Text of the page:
And so this is a classic ‘odd couple’ set-up. Given how wildly different Zahra and Joe are, how have they come to be such good friends that they seek one another’s advice on their dating profiles?

The one thing that Monday at the Flat Iron has in common with Mother’s Day is its relatively short run-time (it’s also around 10 minutes long), and so there isn’t space for Ireland’s script to give us the full history of Zahra and Joe’s relationship. Instead, the characters – moving into parallel monologues – describe the moment when they met, which happened in a pub called The Flat Iron.

It’s a beguiling little story – I was going to say ‘charming’, but much of Zahra’s narration is a little too earthy to really be called charming – about a loud messed-up lass from Salford accidentally crossing the path of a more introverted young man from Glasgow, as the latter tried to enjoy a few pints with his workmates and the former was stumbling round in the dying throes of a full-on weekender. A lot is not said here, and Ireland’s story focuses us on the specifics of what happened that ‘Monday at the Flat Iron’, rather than on explanation or interpretation. The characters describe one another – and themselves – and who said and did what, as the story builds to the moment at which their friendship began. Pythian and Scouller give warm and believable performances, which adds to the charm of it all.

I did really enjoy this one, though I found myself thinking that I would’ve liked to see a little more of Joe. Perhaps this is a deliberate character choice, though. While Pythian’s Zahra exclaims various ideas, experiences and philosophies through which we get a sense of her character, Scouller’s Joe is much more reserved, focusing more on describing the appearance and behaviour of the wasted woman who accosts him in the pub one afternoon. This gives us a good sense of the contrast between the two, but it does mean that the audience may feel a stronger and more rounded sense of Zahra’s character than of Joe’s.

Nevertheless, Monday at the Flat Iron is a really enjoyable piece of drama, with two great performances. I suppose you could call it a ‘slice of life’ story, as there is something very normal and down-to-earth in the characterization (as well as in the mundanity of how the two characters meet). But, especially in the final lines of the play, there’s a pleasing hint of something more profound.

Once again, I find myself really recommending these plays from JustOut Stays In. Two enjoyable and engaging pieces of audio drama that pack a hell of a lot of story into a tight run-time. With great writing, direction and performances, Mother’s Day and Monday at the Flat Iron are definitely worth checking out.

Mother’s Day and Monday at the Flat Iron are part of the JustOut Stays In series of radio plays. They are available to listen to on the JustOut Theatre YouTube and Soundcloud pages. Please visit the JustOut Theatre website for more information.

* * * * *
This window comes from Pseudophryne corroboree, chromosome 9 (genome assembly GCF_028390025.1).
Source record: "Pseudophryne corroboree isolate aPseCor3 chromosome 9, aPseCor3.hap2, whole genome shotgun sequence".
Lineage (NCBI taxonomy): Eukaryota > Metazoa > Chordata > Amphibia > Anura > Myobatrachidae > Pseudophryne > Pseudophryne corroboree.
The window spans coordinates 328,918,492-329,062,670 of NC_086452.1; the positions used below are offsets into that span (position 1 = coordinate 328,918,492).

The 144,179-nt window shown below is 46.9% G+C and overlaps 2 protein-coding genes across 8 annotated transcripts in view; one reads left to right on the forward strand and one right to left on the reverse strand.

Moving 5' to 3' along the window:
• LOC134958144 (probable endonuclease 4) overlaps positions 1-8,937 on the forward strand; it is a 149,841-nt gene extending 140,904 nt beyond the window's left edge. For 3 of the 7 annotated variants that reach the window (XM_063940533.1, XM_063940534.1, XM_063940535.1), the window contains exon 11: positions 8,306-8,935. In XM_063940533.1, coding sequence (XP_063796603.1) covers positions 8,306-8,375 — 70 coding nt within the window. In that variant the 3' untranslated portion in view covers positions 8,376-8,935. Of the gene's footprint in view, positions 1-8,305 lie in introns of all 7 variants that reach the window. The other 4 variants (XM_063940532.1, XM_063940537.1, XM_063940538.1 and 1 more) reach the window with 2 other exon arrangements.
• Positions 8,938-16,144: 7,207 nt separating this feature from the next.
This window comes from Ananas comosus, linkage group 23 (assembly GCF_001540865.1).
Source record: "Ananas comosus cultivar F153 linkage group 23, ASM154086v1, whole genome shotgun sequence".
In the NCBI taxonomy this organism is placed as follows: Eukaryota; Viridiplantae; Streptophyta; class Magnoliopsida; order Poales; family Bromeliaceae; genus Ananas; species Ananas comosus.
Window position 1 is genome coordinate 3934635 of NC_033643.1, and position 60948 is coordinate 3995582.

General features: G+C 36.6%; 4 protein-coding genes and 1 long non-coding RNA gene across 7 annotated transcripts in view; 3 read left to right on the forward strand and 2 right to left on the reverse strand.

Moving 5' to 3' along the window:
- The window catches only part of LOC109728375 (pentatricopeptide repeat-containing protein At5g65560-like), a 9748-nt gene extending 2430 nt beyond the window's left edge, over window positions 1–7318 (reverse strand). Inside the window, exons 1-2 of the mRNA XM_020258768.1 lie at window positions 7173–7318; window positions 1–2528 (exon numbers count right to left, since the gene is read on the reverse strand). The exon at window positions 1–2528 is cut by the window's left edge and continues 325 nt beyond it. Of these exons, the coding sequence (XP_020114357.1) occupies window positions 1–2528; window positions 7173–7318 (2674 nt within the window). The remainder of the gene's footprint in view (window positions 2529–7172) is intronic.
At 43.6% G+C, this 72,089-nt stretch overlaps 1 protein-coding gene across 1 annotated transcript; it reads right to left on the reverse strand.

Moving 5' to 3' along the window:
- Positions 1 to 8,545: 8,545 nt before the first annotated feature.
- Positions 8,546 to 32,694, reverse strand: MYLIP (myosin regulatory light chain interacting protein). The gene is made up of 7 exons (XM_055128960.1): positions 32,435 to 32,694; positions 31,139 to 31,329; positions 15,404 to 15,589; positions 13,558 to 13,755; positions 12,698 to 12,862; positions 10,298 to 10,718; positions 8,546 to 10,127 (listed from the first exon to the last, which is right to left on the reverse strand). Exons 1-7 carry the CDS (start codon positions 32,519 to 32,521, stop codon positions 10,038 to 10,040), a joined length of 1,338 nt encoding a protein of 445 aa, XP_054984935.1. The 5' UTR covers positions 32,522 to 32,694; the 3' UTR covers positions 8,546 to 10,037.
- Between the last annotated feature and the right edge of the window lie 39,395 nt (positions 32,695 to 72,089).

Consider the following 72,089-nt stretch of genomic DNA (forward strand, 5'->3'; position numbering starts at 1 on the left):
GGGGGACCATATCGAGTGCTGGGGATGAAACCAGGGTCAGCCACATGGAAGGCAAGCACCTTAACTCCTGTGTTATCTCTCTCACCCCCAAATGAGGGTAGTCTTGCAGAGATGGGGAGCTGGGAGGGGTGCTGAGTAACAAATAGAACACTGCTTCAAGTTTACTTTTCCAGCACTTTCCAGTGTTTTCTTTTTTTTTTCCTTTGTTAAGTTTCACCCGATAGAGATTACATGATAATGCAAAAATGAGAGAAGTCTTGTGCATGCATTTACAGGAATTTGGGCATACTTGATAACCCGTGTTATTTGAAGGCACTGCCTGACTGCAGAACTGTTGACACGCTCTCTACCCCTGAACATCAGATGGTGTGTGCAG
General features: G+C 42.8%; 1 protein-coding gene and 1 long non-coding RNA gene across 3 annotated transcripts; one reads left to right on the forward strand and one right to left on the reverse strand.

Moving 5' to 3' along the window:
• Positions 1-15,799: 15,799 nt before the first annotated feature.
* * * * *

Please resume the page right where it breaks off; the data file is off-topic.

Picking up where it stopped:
Monday, 5 October 2020

My Year in Books 2020: September

This month's list is a little bit shorter than August's. That's partly because I didn't have a week off work this month, of course, but also because this list doesn't cover all the novel's I read in September. Now that my radio show is back in full swing on North Manchester FM, I'm reviewing a lot more books on there. (You can see the archive of shows, with the titles I've reviewed, here.) The books I've included on this list are the ones that I wasn't reading specifically for a review, but ones I picked up just for fun.

In case you're interested, here are the rest of my 2020 reviews: January, February, March, April, May, June, July, August

After the Silence by Louise O'Neill (2020)

I picked out this one from a selection of recently published crime novels. I know I shouldn’t say this, but it does have a really lovely cover that sort of caught my eye. The blurb looked interesting as well. Ten years ago, on the Irish island of Inisrun, Nessa Crowley was found dead after a party at the glamorous home of Henry and Keelin Kinsella. The murder was never solved. And now a documentary crew have arrived on the island to make a film about the case, after a decade of secrets, deception and suspicion. The islanders have always known who they blamed for Nessa Crowley’s death – but is there more to case than they suspected? This was a bit of a mixed bag for me. The bits of the story relating to island life (and the effect the arrival of the Kinsella family had on island life) were really atmospheric, with a nice touch of menace. And I enjoyed the interactions with the documentary makers – though I was disappointed that the filmmakers (and their film) didn’t play more of a role in the story. Ultimately, I was also disappointed in the mystery of Nessa’s death. Once you rule out the ‘obvious’ solution, there’s only really one possible explanation for everything that has happened on the island. Sadly, this meant I worked it out quite early on. After the Silence is a readable and atmospheric thriller, with some interesting characterization, but it’s a little light on mystery for my tastes.